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BBC licence fee level must be set independently next year after government cuts force the BBC to end free TV licences for most over-75s.

September 29, 2020 12:42 PM

Ed Davey and Ali Avaei"The Government must never again be allowed to force the BBC into a corner where it has to choose between cuts to programming or raising these fees on the most vulnerable," says Cllr Ali Avaei, who leads for Newcastle Liberal Democrats on media and culture issues, and is seen with the Liberal Democrats Leader Ed Davey.

"The Party, which led a cross party group of 106 parliamentarians calling for a review of the decision to cut hundreds of BBC staff working across regional programmes, has agreed plans to protect the long-term future of the BBC.

"The Government must also uphold its promise to retain the licence fee model until the end of the current Charter period in December 2027, and for a transparent and independent body to review the cost of the licence next year.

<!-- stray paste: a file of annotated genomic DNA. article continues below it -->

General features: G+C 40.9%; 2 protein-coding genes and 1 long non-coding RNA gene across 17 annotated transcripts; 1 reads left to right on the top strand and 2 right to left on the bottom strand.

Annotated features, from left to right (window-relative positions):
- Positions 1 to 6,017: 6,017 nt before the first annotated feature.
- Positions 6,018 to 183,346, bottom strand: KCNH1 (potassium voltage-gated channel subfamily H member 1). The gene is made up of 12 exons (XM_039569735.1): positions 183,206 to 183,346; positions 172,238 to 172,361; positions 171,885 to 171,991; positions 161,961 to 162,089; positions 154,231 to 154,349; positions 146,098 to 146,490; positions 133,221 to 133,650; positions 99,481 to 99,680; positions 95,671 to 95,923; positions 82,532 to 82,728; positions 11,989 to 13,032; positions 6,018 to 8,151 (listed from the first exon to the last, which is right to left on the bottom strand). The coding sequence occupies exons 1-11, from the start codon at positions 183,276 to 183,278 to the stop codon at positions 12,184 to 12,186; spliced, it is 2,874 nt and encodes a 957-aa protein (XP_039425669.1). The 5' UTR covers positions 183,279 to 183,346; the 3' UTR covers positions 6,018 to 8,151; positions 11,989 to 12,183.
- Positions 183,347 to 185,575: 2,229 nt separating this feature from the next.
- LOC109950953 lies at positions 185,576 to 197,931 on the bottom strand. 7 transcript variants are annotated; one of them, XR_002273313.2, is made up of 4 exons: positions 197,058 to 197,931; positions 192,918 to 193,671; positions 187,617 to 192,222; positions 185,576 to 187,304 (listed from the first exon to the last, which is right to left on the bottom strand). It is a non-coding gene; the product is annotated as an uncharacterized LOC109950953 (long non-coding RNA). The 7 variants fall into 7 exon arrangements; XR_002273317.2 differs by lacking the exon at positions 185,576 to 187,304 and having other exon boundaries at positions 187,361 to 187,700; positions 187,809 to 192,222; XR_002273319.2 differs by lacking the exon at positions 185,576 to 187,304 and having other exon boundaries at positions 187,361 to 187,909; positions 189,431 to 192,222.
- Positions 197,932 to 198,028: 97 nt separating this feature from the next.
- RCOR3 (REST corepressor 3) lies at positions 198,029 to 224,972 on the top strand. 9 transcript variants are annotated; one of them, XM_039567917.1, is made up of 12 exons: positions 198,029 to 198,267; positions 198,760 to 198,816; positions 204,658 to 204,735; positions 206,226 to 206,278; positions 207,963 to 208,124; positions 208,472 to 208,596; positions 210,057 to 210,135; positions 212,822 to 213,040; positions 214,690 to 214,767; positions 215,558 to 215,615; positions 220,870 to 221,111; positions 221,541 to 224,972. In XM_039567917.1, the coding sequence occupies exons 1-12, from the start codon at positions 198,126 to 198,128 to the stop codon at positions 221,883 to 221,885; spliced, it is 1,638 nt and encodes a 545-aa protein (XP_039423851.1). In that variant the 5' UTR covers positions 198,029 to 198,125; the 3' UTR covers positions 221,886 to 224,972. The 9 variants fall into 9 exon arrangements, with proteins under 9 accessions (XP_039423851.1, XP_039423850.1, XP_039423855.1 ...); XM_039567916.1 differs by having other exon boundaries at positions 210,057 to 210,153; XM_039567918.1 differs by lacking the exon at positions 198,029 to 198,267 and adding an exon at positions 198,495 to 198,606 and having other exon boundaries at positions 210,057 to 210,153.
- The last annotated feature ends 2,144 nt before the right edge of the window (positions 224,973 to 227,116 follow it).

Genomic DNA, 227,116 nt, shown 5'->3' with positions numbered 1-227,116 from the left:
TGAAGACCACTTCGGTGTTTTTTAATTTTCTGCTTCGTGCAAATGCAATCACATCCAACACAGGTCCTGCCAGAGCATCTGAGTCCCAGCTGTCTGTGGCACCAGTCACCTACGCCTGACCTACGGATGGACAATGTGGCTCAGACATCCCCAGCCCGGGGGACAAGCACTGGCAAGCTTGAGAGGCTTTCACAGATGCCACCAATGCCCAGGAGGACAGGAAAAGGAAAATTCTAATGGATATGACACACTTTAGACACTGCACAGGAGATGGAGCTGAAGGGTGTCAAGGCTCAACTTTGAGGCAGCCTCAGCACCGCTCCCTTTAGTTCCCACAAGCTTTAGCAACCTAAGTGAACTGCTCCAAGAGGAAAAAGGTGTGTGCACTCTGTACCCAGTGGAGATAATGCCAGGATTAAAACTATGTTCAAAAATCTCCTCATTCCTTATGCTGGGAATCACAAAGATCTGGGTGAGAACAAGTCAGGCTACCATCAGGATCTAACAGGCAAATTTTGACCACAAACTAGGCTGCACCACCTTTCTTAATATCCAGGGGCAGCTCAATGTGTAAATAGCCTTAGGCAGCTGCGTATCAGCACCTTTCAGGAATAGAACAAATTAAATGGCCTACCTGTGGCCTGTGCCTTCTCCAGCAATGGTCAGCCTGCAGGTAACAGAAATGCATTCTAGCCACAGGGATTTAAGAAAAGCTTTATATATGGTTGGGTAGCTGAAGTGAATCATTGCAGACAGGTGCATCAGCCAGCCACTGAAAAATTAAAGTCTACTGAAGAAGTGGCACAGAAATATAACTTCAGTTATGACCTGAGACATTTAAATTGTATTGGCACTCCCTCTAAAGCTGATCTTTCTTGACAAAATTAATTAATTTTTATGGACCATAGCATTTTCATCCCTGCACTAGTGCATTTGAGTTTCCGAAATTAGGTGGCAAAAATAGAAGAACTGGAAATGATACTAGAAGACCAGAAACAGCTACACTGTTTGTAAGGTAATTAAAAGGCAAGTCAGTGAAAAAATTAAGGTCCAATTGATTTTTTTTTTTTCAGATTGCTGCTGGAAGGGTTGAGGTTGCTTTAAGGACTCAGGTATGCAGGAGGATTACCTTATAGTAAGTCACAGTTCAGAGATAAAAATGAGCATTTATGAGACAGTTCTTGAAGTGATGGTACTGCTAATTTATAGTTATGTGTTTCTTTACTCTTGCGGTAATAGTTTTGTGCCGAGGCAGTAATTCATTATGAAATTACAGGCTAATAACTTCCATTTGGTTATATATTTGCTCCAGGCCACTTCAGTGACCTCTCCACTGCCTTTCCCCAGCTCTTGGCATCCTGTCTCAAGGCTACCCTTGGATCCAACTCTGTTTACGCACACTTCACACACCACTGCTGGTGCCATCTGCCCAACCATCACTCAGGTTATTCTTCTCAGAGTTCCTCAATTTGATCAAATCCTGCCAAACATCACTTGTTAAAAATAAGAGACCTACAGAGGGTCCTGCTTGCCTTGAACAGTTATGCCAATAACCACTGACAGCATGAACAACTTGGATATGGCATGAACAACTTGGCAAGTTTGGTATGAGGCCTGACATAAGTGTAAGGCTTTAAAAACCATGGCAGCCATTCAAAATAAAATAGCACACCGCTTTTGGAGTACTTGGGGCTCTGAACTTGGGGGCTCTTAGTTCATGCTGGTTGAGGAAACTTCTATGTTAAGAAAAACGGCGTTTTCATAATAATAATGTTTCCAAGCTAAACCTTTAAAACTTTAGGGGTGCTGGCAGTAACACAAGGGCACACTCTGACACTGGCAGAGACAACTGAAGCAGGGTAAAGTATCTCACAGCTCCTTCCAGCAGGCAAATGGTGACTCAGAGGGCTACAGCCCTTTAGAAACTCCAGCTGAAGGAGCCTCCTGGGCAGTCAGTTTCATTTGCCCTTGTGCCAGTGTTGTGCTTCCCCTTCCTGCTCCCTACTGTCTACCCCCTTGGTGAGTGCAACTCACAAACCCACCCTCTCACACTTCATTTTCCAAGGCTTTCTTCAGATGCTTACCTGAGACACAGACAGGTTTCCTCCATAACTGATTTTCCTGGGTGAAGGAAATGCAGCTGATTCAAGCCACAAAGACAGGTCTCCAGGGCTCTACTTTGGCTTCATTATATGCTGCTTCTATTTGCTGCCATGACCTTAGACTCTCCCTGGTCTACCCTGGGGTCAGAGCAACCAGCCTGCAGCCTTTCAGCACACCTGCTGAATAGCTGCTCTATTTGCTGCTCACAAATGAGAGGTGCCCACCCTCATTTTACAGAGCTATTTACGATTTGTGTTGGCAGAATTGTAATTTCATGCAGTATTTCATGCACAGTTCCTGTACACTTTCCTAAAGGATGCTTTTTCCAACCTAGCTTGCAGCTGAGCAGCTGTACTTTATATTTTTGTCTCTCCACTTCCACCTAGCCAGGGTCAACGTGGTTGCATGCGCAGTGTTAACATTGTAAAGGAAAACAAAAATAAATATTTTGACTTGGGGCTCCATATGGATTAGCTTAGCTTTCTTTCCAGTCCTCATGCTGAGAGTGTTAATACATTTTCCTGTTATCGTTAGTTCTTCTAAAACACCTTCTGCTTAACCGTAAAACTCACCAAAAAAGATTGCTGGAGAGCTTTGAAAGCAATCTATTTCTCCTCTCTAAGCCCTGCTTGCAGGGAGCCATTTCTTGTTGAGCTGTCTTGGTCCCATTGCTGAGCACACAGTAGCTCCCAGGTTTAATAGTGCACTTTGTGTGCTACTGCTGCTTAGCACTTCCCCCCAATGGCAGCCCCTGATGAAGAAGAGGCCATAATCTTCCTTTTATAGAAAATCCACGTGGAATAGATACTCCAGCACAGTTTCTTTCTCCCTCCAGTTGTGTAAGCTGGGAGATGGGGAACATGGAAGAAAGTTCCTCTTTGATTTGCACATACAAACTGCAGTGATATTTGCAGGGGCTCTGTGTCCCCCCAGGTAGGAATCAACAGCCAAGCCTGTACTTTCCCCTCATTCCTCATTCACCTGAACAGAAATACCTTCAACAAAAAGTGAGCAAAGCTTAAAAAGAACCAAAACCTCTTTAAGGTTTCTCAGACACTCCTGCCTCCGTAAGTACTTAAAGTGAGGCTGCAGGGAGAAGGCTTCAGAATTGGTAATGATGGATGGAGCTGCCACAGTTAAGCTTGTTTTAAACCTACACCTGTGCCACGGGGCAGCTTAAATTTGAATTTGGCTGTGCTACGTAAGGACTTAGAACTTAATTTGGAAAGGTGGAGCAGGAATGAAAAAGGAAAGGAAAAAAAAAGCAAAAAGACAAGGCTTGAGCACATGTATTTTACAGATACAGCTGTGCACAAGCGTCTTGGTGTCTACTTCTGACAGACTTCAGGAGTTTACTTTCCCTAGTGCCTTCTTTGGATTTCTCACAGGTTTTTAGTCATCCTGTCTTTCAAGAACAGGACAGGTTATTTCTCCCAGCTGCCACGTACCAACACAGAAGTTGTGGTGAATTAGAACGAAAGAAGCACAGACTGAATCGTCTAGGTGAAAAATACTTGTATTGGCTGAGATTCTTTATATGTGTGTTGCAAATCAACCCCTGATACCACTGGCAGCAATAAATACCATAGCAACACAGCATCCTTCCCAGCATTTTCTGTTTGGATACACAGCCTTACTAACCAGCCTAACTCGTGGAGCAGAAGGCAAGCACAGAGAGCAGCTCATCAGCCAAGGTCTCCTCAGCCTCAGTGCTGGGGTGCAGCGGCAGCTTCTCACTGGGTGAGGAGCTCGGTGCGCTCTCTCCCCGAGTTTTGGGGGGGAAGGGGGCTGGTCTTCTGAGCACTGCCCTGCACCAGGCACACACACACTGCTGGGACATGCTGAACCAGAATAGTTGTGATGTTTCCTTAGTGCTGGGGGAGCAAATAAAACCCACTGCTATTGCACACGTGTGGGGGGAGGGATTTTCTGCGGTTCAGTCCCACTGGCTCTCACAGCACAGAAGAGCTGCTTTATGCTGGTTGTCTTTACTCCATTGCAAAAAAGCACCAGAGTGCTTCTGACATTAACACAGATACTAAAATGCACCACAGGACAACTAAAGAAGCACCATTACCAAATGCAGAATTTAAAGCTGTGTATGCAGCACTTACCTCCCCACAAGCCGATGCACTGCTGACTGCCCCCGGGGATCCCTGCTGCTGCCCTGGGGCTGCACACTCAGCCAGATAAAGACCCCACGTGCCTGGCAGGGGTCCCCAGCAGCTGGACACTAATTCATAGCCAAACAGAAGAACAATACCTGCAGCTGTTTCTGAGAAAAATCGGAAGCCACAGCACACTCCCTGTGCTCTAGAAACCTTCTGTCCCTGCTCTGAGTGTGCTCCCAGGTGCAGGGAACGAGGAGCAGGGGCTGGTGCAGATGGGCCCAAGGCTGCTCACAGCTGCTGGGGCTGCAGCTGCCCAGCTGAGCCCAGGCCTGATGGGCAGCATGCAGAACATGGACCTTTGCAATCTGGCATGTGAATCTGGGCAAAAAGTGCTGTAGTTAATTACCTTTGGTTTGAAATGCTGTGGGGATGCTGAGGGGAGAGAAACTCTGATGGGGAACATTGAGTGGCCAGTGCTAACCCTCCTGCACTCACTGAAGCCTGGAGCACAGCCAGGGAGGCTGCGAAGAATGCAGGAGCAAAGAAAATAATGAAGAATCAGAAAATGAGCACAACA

"Families around the UK have flocked to the BBC during the coronavirus pandemic as a source of trusted news, entertainment and education, demonstrating the true value of public service broadcasting at a time of national crisis.

"As families face serious financial hardship and the prospect of local lockdowns, it is absurd that the BBC is left with no choice but to cut jobs and programmes that will reduce people's ability to know what's going on in their area.

"Ending free TV licences for the over 75s, which could push some of the poorest pensioners into poverty, jars with common decency.

"We must be clear: the responsibility of these cuts falls squarely at the feet of Conservative Ministers. With these plans, it is no wonder we can find neither hide nor hair of Boris Johnson when proper media scrutiny comes calling.

"To save BBC programming we must never again allow Ministers to force the BBC into a corner where it has to choose between cuts to programming or raising these fees on the most vulnerable. That means ensuring the licence fee is set independently."